11/15, 8 PM at  Our Savior’s Atonement Lutheran (178 Bennett Ave.), repeating 11/16 at 3 at Fort Washington Collegiate Church (729 W. 181st St.) the Washington Heights Chamber Orchestra play Valerie Coleman: Afro-Cuban Concerto; Wolfgang Amadeus Mozart: Clarinet Quintet in A, K. 581; Arnold Schoenberg: Chamber Symphony No. 1 in E major, Op. 9, $7

11/15, 8:30 PM brilliant retro blues/New Orleans soul/Americana songwriter Pokey LaFarge solo at the Bell House, $20 gen adm

11/15, 10ish popular fuzztone psychedelic rock road warriors the Mystery Lights at the Market Hotel, $15

11/15, 11:30 PM ferociously dynamic, tuneful, female-fronted power trio Castle Black at the Gutter

11/16, 8 PM West Virginia musicologists/musicians Carrie & Michael Kline and oldtime front porch folk band Triboro at the People’s Voice Cafe, sugg don, $20, “more if you choose; less if you can’t; no one turned away”

11/16, 8 PM  poignant, eclectic, lyrical jazz bassist/composer Pedro Giraudo’s tango quartet followed at 10 by  feral singer Carolina Oliveros’ mighty 13-piece Afro-Colombian trance/dance choir Bulla en el Barrio at Barbes, who are also here on 11/25 at around the same time. Giraudo is also at Bar Lunatico on 11/20 at 8:30

11/16 ,8 PM bassoonist Sara Schoenbeck joined by an ensemble playing new works by iconoclast composers Eva-Maria Houben, Sarah Hennies, Katherine Young, and Ryoko Akama at Issue Project Room, $15/$12 stud/srs

11/16, 8 PM  the new generation’s most eclectic jazz harpist, Brandee Younger leads a quintet with Chelsea Baratz on sax at the Miller Theatre, $20 tix avail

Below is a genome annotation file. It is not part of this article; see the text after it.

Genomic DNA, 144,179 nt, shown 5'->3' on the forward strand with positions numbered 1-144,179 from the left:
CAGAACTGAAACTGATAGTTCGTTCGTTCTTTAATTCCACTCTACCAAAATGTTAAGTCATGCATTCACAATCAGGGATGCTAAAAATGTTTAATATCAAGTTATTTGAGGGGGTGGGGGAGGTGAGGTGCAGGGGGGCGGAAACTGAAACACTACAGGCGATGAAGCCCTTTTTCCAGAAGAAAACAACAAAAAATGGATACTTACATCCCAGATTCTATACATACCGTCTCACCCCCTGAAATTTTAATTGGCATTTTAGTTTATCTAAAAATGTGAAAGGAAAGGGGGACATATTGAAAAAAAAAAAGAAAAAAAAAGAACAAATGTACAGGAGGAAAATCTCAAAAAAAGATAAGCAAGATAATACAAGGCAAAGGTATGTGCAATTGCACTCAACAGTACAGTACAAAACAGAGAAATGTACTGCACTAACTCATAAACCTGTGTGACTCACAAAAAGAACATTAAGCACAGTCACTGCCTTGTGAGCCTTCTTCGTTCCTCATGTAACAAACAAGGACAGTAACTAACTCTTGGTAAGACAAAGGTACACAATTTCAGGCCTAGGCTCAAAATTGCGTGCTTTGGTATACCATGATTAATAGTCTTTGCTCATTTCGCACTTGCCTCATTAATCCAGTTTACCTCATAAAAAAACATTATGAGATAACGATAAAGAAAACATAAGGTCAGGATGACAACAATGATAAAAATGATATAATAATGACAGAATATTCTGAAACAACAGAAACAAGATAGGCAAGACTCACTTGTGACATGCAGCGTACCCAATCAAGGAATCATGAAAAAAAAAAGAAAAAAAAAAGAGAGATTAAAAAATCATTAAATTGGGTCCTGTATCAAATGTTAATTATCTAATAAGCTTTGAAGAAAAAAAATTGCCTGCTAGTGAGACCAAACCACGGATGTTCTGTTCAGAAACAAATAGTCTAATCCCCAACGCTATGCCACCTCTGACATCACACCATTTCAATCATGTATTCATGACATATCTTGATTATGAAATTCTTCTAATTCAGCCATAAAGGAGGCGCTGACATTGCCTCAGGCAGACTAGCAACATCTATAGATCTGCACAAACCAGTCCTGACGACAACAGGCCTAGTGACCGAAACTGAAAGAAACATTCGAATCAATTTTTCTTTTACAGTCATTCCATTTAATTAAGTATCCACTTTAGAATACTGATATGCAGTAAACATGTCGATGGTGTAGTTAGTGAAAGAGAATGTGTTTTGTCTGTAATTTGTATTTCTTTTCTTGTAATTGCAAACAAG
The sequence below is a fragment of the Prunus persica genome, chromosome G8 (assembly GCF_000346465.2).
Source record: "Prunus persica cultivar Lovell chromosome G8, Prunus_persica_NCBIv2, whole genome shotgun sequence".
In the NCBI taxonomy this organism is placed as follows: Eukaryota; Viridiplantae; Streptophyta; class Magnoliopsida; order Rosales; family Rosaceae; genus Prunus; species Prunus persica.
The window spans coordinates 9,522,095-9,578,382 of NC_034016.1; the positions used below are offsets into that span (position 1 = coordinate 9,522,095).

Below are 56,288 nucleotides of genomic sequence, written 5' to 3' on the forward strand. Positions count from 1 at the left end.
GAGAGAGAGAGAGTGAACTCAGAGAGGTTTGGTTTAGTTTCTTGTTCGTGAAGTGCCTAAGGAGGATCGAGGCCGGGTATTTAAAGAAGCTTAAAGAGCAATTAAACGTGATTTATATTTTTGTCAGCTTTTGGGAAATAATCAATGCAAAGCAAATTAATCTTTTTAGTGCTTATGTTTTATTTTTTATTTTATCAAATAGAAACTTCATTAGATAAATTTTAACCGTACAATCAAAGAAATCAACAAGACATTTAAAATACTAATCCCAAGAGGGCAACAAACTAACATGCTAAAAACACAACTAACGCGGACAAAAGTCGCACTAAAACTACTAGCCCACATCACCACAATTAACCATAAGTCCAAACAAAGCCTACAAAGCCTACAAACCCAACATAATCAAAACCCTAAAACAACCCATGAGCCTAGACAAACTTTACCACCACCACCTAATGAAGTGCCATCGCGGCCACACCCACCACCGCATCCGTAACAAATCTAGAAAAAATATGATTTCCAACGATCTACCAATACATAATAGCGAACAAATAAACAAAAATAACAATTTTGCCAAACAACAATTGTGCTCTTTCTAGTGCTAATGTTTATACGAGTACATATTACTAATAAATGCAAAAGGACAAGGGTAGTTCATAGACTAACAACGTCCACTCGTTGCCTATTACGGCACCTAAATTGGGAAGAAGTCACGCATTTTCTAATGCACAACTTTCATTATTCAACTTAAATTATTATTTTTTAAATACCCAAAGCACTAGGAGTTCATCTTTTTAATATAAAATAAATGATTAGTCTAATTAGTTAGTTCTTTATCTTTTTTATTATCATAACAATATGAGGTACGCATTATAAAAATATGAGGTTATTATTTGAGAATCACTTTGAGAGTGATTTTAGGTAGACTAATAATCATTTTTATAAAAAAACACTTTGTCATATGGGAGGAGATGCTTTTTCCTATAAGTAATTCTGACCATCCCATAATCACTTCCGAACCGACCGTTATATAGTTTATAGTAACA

11/17, 11 AM brass chamber ensemble the Westerlies at Subculture. $20

11/17. noon jazz violinist Majid Khaliq leads a quartet plus choir in a tribute to Grover Washington Jr.’s violinist John Blake Jr. at Joe’s Pub, $15

11/17, 4 PM the Catalyst Quartet play music of African-American composers Samuel Coleridge-Taylor, Florence Price, and Coleridge-Taylor Perkinson at the Dreck Center at the Brooklyn Public Library, free, no under-sixes.

11/17, 5 PM hypnotic, whirlwind oudist and ngoni player Brandon Terzic  followed at 7 by brilliant steel guitarist Mike Neer’s Steelonious – who do Monk covers in the same vein as Buddy Emmons –  followed at 9:30 by Romany jazz/psychedelic rock guitar mastermind Stephane Wrembel at Barbes

11/17, 5 PM, releating 11/20 at 7 irrepressible classical pianist and impresario Yelena Grinberg  and pianist Elena Kuschnerova celebrate Clara Schumann and her contemporaries plus works by Schubert, Brahms and Robert Schumann at Grinberg’s upper westside piano salon, reception to follow, $35, close to the 1/2/3 train at 96th St., deets here 

11/17, 6 PM first-class indie classical pianist Zosha DiCastri plays the album release show for her new one at the Tenri Institute, $15/$10 stud/rs lncludes copy of the album